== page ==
• Gradual pain in one/both testicles.
  • A warm, tender, or swollen scrotum.
  • Fluid buildup or a soft lump around the testicle(s).
  • Discharge from the penis.
  • Difficulty going for a wee.
Treatment for epididymitis and orchitis

Treatment usually involves taking antibiotics, pain medication, and using an ice pack on the area (not directly on the skin though). If an STI is the cause, it’s important to let any sexual partners know and avoid sex until you’ve finished your treatment.

Testicular torsion

Testicular torsion is a serious medical emergency where one of the testicles twists around, cutting off its blood supply. If not treated quickly, the testicle may become permanently damaged, which can affect fertility.

The longer the blood supply is cut off, the more likely the testicle will need to be removed. However, if detected within 6 hours and operated on, the testicle can be saved in more than 90% of cases.4

Signs and symptoms of testicular torsion

Severe testicle pain that comes on quickly, often when playing sports or during the night, is the most common symptom. Men with torsion can also experience stomach pain, nausea, and vomiting. Men and boys aged 10-20 years are most at risk, but testicular torsion can happen in older men too.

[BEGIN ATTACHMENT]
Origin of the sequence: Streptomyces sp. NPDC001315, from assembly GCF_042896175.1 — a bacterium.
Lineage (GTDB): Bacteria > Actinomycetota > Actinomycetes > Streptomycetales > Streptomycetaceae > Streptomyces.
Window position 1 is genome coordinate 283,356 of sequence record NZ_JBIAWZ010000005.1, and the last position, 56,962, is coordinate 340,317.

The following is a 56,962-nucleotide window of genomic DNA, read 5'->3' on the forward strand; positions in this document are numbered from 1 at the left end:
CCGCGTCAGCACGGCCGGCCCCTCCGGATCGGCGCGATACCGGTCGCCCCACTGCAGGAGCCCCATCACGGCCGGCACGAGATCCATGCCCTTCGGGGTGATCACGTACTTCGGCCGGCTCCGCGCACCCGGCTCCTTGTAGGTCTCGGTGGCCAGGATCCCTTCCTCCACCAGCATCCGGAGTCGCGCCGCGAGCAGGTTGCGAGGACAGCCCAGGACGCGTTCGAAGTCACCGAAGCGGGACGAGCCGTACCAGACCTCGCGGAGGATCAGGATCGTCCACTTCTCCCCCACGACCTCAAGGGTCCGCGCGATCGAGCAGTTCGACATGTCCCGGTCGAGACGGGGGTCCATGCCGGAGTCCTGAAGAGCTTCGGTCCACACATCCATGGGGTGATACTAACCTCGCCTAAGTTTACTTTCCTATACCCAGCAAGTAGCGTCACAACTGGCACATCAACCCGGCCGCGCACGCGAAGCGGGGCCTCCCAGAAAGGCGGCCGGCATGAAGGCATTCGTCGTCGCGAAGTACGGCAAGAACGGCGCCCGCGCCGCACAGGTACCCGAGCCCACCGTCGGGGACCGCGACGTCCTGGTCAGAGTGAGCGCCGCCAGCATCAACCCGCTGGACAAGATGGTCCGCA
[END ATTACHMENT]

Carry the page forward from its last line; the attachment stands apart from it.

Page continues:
Treatment for testicular torsion

If you or someone you know is experiencing these symptoms, it’s essential to visit A&E straight away. A surgical cut (incision) is often made into the scrotum to examine the testicle before untwisting it and assessing its blood supply and overall health. If the testicle is in good health, it will be stitched to stop it from twisting again. However, if it is deemed unhealthy or badly damaged, it may need to be removed.

Varicoceles

Testicle pain that feels like a “dull ache” or a throbbing pain may be due to a varicocele. A varicocele is an enlargement of the veins in the scrotum, similar to varicose veins in the legs, that happens more commonly in the left testicle.

Varicoceles are usually caused by faulty valves in the veins of the scrotum. Normally, valves help the blood flow back through the veins to the heart. If the valves aren’t working properly, blood begins to pool, causing the veins to become enlarged.

Signs and symptoms of varicoceles

Many men with varicoceles don’t know they have them. In fact, only 2-10% of men with varicoceles experience pain.5 There may also be swelling, discomfort when standing or exercising, and some men experience a "bag of worms" feeling in their scrotum due to the enlarged veins.

Varicoceles treatment

Varicoceles often don’t need treatment, and supportive undergarments may be enough to deal with any mild discomfort. If you’re experiencing pain or significant discomfort, you can discuss other treatment options, like surgery, with your doctor. Surgery may also be suggested if you’re trying to start a family, as varicoceles can affect male fertility.

Fluid buildup